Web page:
- Set aside for 3-5 days after sealing the bigger container;
- Recharged packets should be removed;
What is the best method of recharging Boveda packs?
All of these methods are easy to learn, take minimal time to prepare, and require little equipment. Regardless of the technique, you’ll need distilled water. Never take tap water to rehydrate Boveda packs. Because new packs use high-purity water, you’ll want to get as close to this as possible. The most suitable liquid for recharging is distilled water. Instead of packaged “purified” water, apply filtered water from a household purification system.
The methods are all rather simple, and they will all take around the same amount of time to completely recharge.
Tips to consider when recharging Boveda packs
Use the right RH and number of packages
The ideal RH depends on a number of factors, such as where you reside, where the humidor is kept, how many cigs you have, and so forth. Do you need to season a new humidor? For a few weeks, you’ll need a few 84% packs. Boveda’s typical guideline is to add 1 pack for every 25 sticks after they’ve been seasoned. Do you have 50 robustos in your humidor? Then you’ll need two packets.
If you have a 40-50 piece humidor but only have 30-35 6X60 Gordos or 7X48 Churchills in it, you’ll still need two packs. Mixing 69 percent and 72 percent RH packs in the same humidor will result in a fight, with your favorite cigars and your money as the loser.
Use more packs than required
You’ll need two 60-gram packets for the 50-stick humidor to maintain the proper RH. In the 75-100 piece humidor, for instance, use 3 packs. Yes, it may be overkill in certain circumstances, but the benefit here is that it will help them survive longer. It’s the same with everything you apply around the house: if you overwork it, it’ll wear out quickly.
Never mix gel/water-based humidifiers with Boveda packages
According to many experts, you don’t want to put a humidifier to the mix, just as you don’t want to combine various RH packs. These devices just shoot uncontrolled vapor (unless you’re using PG) into your humidors, and adding a Boveda pack is about as effective as putting a 5-dollar note in the humidor.
You should minimize exposure to air
Remember that water’s natural inclination is to go to an area where the concentration is lower. Until you’re ready to use your packs, keep them in their plastic sleeves. If you have to empty your humidor for whatever reason, put the pack in a sealable container, such as a Ziploc bag.
Leave the pack in a travel humidor with a good seal if you’re using one. If you have any doubts, Ziploc it until you’re ready to Herf it. Your Boveda pack will crystallize at some time. It’s completely depleted of fuel (water vapor).
What is the fastest way to recharge Boveda packs with distilled water?
Set an eggcup in the middle of a Tupperware box filled with purified mineral-free water, then put the Boveda bag on top of the egg cup, ensuring sure the bag does not contact the water, then gently place the lid on top and close it to create a seal. Leave it for a day or two, and your pouch will be ready to travel with no bother or mess, and at a far lower cost. Because Boveda is a two-way system that can soak as well as humidity, you may put the bagsin as soon as they begin to crystallize, rather than waiting until they are completely solid.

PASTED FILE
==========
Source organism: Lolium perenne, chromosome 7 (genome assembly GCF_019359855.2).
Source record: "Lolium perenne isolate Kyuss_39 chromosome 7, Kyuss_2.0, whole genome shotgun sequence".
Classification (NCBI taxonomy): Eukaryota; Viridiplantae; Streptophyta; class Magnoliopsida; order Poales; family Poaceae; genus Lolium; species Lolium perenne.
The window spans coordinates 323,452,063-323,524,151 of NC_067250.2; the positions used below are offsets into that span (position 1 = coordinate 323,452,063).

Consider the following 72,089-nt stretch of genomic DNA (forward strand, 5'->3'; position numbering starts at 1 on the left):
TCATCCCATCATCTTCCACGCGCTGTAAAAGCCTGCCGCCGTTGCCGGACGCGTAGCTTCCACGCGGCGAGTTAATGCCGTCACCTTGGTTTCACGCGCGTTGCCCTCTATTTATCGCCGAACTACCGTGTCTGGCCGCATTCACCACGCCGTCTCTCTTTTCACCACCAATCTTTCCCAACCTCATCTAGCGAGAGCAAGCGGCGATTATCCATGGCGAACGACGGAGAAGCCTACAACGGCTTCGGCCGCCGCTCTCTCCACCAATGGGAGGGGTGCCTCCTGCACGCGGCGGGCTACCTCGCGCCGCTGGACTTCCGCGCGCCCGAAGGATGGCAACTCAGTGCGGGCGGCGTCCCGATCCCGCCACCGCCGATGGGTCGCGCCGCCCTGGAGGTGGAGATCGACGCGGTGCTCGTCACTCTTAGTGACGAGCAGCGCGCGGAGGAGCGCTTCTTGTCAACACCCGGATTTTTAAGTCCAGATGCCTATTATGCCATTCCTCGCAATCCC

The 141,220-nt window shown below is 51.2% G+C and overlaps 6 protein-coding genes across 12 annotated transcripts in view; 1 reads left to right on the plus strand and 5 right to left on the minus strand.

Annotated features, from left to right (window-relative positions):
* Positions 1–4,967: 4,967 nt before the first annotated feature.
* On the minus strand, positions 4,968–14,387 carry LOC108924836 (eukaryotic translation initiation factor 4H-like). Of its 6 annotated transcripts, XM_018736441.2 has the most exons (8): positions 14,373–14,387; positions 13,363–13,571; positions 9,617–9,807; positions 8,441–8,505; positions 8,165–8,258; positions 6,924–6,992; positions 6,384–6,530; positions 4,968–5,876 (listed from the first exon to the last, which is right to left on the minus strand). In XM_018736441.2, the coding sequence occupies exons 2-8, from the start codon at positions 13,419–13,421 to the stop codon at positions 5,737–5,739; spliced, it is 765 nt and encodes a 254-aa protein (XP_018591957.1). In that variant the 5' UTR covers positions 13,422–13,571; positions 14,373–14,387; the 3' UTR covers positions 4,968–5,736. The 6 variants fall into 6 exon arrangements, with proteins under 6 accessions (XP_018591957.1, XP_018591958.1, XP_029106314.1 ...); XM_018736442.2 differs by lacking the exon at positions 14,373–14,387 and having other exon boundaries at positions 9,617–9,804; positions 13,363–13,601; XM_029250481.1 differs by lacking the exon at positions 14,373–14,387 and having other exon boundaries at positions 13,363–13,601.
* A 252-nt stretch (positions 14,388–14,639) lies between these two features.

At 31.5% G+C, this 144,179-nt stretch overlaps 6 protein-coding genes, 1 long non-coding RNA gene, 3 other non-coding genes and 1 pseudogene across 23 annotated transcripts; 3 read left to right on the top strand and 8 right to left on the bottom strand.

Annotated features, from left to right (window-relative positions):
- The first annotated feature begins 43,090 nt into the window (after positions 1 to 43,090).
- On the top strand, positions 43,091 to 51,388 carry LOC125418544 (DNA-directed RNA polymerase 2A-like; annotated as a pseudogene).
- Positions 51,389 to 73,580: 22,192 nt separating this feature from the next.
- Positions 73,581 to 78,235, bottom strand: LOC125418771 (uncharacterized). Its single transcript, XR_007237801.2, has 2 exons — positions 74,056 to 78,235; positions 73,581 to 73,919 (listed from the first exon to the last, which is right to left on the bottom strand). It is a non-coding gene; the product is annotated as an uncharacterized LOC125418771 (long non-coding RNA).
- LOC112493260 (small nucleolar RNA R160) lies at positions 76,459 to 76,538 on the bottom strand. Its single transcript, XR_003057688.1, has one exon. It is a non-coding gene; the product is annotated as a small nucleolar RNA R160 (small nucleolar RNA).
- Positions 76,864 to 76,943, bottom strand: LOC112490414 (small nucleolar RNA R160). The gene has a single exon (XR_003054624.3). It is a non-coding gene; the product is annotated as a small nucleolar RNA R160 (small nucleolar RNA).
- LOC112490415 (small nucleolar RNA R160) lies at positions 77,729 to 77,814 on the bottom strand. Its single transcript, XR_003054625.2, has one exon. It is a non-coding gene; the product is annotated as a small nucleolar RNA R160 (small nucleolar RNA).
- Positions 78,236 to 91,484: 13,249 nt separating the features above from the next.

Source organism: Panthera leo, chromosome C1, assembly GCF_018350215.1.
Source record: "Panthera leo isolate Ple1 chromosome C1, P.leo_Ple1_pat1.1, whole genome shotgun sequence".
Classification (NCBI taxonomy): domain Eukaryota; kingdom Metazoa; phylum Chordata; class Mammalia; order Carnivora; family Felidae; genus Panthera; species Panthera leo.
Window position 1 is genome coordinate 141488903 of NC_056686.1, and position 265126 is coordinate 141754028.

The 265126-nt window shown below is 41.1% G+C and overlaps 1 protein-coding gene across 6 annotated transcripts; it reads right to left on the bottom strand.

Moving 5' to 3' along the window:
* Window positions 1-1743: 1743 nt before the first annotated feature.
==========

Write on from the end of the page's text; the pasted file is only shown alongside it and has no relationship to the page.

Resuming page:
How should you activate Boveda packs?
When you receive your Boveda packs, they are ready to use. All you have to do now is remove each Boveda pack from the transparent overwrap and set them into your desktop humidor.
Is it possible to recharge Boveda packs with a spray bottle?
This method was offered by one of Reddit users. Fill a small spray bottle with pure distiller water and spray the drying Boveda bags with it. When you store them in a closedcontainer with a cup of distilled water, they work well. Fill a cereal bowl halfway with distilled water and set it aside. Place the dried-up pack inside and put it away. All you have to do now is wait 3days.
How often should you change Boveda packs?
They should be replaced every 2-4 months, according to the manufacturer. On the Boveda pack, you may write the date you placed your Boveda bagin the container. When you open it up again in 2-4 months, you’ll know it’s time to replace it. You can lose the terpenes if you postpone until Boveda becomes hard to touch.
How long do common Boveda 69% packages last?
Depending on the size of the space you’re humidifying, how many cigars you’re keeping, and how many packs you’re using, these Boveda packs may last anywhere from 2 to 6 months.
Do Boveda packs destroy the terpenes?
When you take a sniff of your jar/bud, Boveda prevents the terpenes from drying and being volatile, which is what you smell. It’s not that the fragrance has been eliminated or absorbed; rather, there are fewer terpenes in the atmosphere and more in the bud.
Is it cost-effective to use Boveda packs?
At $5 per 60-gram piece, this might become pricy, especially if you use 7 or 8 at a time, as most smokers do. So, if you pay $35-$40 for the original set and 3-4 refills a year, you’re looking at a cost of about $160. It’s still more cost-effective than using purified water and humidifiers.